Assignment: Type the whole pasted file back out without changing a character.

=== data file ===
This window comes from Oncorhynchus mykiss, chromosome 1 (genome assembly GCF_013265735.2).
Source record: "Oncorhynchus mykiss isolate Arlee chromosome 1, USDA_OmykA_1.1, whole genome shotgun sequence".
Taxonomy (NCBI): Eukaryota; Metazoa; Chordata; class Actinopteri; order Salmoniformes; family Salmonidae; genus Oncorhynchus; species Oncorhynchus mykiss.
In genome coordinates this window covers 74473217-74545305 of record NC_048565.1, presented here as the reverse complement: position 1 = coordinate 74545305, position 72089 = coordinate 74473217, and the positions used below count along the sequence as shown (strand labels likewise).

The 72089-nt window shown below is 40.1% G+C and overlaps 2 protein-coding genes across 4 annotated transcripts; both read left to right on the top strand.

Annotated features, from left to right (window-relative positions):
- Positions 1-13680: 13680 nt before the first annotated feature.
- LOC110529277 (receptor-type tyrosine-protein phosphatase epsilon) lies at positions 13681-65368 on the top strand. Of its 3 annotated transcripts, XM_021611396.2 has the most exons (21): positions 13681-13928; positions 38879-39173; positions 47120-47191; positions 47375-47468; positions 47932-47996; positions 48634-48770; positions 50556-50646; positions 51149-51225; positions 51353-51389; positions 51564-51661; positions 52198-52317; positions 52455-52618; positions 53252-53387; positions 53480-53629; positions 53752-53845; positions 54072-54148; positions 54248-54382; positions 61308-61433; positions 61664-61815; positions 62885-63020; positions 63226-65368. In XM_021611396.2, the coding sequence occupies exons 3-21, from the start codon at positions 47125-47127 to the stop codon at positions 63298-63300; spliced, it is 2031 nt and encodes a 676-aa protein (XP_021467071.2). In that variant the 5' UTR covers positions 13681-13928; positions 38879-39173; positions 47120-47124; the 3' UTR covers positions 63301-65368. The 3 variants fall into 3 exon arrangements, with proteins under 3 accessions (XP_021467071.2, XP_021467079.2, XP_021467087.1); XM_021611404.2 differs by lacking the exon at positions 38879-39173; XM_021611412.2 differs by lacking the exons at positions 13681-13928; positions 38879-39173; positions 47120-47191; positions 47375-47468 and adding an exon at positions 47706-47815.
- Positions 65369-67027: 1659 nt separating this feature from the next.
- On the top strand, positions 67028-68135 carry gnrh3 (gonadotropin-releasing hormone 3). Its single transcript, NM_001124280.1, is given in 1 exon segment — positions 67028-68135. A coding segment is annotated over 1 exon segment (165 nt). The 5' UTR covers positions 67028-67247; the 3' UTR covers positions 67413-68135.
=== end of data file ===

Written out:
This window comes from Oncorhynchus mykiss, chromosome 1 (genome assembly GCF_013265735.2).
Source record: "Oncorhynchus mykiss isolate Arlee chromosome 1, USDA_OmykA_1.1, whole genome shotgun sequence".
Taxonomy (NCBI): Eukaryota; Metazoa; Chordata; class Actinopteri; order Salmoniformes; family Salmonidae; genus Oncorhynchus; species Oncorhynchus mykiss.
In genome coordinates this window covers 74473217-74545305 of record NC_048565.1, presented here as the reverse complement: position 1 = coordinate 74545305, position 72089 = coordinate 74473217, and the positions used below count along the sequence as shown (strand labels likewise).

The 72089-nt window shown below is 40.1% G+C and overlaps 2 protein-coding genes across 4 annotated transcripts; both read left to right on the top strand.

Annotated features, from left to right (window-relative positions):
- Positions 1-13680: 13680 nt before the first annotated feature.
- LOC110529277 (receptor-type tyrosine-protein phosphatase epsilon) lies at positions 13681-65368 on the top strand. Of its 3 annotated transcripts, XM_021611396.2 has the most exons (21): positions 13681-13928; positions 38879-39173; positions 47120-47191; positions 47375-47468; positions 47932-47996; positions 48634-48770; positions 50556-50646; positions 51149-51225; positions 51353-51389; positions 51564-51661; positions 52198-52317; positions 52455-52618; positions 53252-53387; positions 53480-53629; positions 53752-53845; positions 54072-54148; positions 54248-54382; positions 61308-61433; positions 61664-61815; positions 62885-63020; positions 63226-65368. In XM_021611396.2, the coding sequence occupies exons 3-21, from the start codon at positions 47125-47127 to the stop codon at positions 63298-63300; spliced, it is 2031 nt and encodes a 676-aa protein (XP_021467071.2). In that variant the 5' UTR covers positions 13681-13928; positions 38879-39173; positions 47120-47124; the 3' UTR covers positions 63301-65368. The 3 variants fall into 3 exon arrangements, with proteins under 3 accessions (XP_021467071.2, XP_021467079.2, XP_021467087.1); XM_021611404.2 differs by lacking the exon at positions 38879-39173; XM_021611412.2 differs by lacking the exons at positions 13681-13928; positions 38879-39173; positions 47120-47191; positions 47375-47468 and adding an exon at positions 47706-47815.
- Positions 65369-67027: 1659 nt separating this feature from the next.
- On the top strand, positions 67028-68135 carry gnrh3 (gonadotropin-releasing hormone 3). Its single transcript, NM_001124280.1, is given in 1 exon segment — positions 67028-68135. A coding segment is annotated over 1 exon segment (165 nt). The 5' UTR covers positions 67028-67247; the 3' UTR covers positions 67413-68135.